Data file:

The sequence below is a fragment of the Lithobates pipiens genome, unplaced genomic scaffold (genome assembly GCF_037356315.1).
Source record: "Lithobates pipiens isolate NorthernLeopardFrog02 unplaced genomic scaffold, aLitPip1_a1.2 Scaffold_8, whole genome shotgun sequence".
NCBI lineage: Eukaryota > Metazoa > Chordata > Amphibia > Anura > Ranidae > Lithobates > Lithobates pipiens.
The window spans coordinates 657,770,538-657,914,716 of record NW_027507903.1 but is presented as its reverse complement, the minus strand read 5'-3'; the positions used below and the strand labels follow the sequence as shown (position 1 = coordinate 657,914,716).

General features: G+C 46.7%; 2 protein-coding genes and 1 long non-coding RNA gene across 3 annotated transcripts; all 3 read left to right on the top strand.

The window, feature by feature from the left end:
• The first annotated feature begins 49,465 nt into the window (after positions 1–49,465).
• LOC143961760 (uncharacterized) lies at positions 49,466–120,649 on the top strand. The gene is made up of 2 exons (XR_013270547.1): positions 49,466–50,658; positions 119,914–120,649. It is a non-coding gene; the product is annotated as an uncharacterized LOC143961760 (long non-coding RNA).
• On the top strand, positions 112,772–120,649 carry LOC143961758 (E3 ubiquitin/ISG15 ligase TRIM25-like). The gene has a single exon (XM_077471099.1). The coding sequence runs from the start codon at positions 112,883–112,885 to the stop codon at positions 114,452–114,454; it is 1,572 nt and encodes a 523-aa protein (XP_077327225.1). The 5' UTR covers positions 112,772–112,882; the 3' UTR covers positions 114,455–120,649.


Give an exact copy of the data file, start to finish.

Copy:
The sequence below is a fragment of the Lithobates pipiens genome, unplaced genomic scaffold (genome assembly GCF_037356315.1).
Source record: "Lithobates pipiens isolate NorthernLeopardFrog02 unplaced genomic scaffold, aLitPip1_a1.2 Scaffold_8, whole genome shotgun sequence".
NCBI lineage: Eukaryota > Metazoa > Chordata > Amphibia > Anura > Ranidae > Lithobates > Lithobates pipiens.
The window spans coordinates 657,770,538-657,914,716 of record NW_027507903.1 but is presented as its reverse complement, the minus strand read 5'-3'; the positions used below and the strand labels follow the sequence as shown (position 1 = coordinate 657,914,716).

General features: G+C 46.7%; 2 protein-coding genes and 1 long non-coding RNA gene across 3 annotated transcripts; all 3 read left to right on the top strand.

The window, feature by feature from the left end:
• The first annotated feature begins 49,465 nt into the window (after positions 1–49,465).
• LOC143961760 (uncharacterized) lies at positions 49,466–120,649 on the top strand. The gene is made up of 2 exons (XR_013270547.1): positions 49,466–50,658; positions 119,914–120,649. It is a non-coding gene; the product is annotated as an uncharacterized LOC143961760 (long non-coding RNA).
• On the top strand, positions 112,772–120,649 carry LOC143961758 (E3 ubiquitin/ISG15 ligase TRIM25-like). The gene has a single exon (XM_077471099.1). The coding sequence runs from the start codon at positions 112,883–112,885 to the stop codon at positions 114,452–114,454; it is 1,572 nt and encodes a 523-aa protein (XP_077327225.1). The 5' UTR covers positions 112,772–112,882; the 3' UTR covers positions 114,455–120,649.